January 12, 2010 / 5:34 PM / 9 years ago

U.S. casinos court Kalt's Italian expertise

NEW YORK (Reuters Life!) - Stephen Kalt has become a “go-to” chef to create Italian and Mediterranean restaurants at U.S. casinos.

Chef Stephen Kalt is seen in this undated photo. Undated handout/Reuters/Courtesy of Borgata Hotel Casino & Spa

Last summer, Kalt helped launch Fornelletto Cucina & Wine Bar and the more casual Roma at the Borgata Hotel Casino & Spa in Atlantic City, New Jersey.

Previously, the New York native had spent about five years as the executive chef of Corsa Cucina at the Wynn casino in Las Vegas.

Kalt, 52, spoke to Reuters about his cooking style, his family background and working with casinos.

Q: How did you develop your love for cooking?

A: “I was raised by my father and mother, who were really good cooks. My grandparents were from Eastern Europe. My mother’s side was from a part of Romania that ran all the way east which had a certain Turkish influence. I always had this childhood sensibility with sweet and savory flavors, which was kind of Mediterranean. I also did a lot of my early training at Le Cirque with Daniel Boulud and I got my French training with him. I was very influenced by that Mediterranean sensibility.”

Q: Describe your culinary style

A: “I became known early for my Spanish cooking at Spartina. We did a lot of earth and sea and not being afraid to mix ingredients like meats and fish. I became well regarded for my grilled pizzas from the guys I learned from Al Forno. In Vegas, I started doing contemporary Italian cooking. I became known to lighten up that food.”

Q: You are a veteran chef. What still inspires you?

A: “The intellectual challenge is incredibly exciting. Just thinking out the process and figuring out how to marry an environment with service, style and philosophy and making each venue unique.”

Q: What is the difference of opening up a restaurant in a casino than your own restaurant?

A: “There are so many influences that you have to be pretty strong and confident in what you’re are doing. If you show them you have a very strong idea and purpose and philosophy, they generally let you do your thing. If you allow them, they will try to influence you in their own particular way. They are often very, very smart, but that doesn’t necessarily mean they know better about what I do than I do.”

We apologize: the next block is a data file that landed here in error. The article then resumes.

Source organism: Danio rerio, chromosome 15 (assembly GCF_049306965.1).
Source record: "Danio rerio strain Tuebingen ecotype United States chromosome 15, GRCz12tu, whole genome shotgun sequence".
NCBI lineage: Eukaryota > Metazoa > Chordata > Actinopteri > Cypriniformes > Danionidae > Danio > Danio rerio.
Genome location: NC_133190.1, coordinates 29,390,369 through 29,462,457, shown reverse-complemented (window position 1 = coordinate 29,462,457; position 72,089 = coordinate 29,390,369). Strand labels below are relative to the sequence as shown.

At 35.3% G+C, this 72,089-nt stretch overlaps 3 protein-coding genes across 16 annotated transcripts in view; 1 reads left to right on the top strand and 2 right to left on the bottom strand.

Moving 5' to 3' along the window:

Poached Halibut with brussel sprout leaves and almonds

(Serves 4)

Four 6 oz. halibut fillets

8 long chives or garnish

For poaching liquid

2 qts. water

4 oz. extra virgin olive oil

4 oz. white wine

2 bay leaves

1 tbsp. sea salt or other

For the brussel sprouts

20-30 brussel sprouts

1/2 cup sliced almonds

1 tbsp. chopped shallots

1/2 tsp. sea salt or other

2 oz. extra virgin olive oil

1. Cut the end of the sprouts and peel the leaves off about half way. Save the rest for another use. Place 4 large plates on the counter by the stove.

2. In the rectangular baking dish or casserole, bring the poaching liquid to a boil, about 8-10 minutes. When it is about boiling, heat the skillet over medium flame for 3-4 minutes.

3. Place the fillets into the poaching liquid for 8-9 minutes. Bring the flame under the skillet up to high and add the extra virgin olive oil.

4. Add the sprout leaves and carefully turn the leaves and stir the leaves for 3-4 minutes. Add the chopped shallots and almonds and continue carefully turning the sprout leaf mixture for 3 to 4 minutes.

5. Add some salt, turn the mixture, and shut the flame.

6. Place a paper or kitchen towel on the counter by the dinner plates.

7. With a slotted or other spatula, remove one fillet at a time, blot it on the towel, and place it in the center of the plate. Repeat with each fillet.

8. Spoon some of the sprouts and almond mixture onto each piece of fish. Drizzle a bit of olive oil on and around the fish and garnish with the chive spears.

Reporting by Richard Leong; Editing by Patricia Reaney

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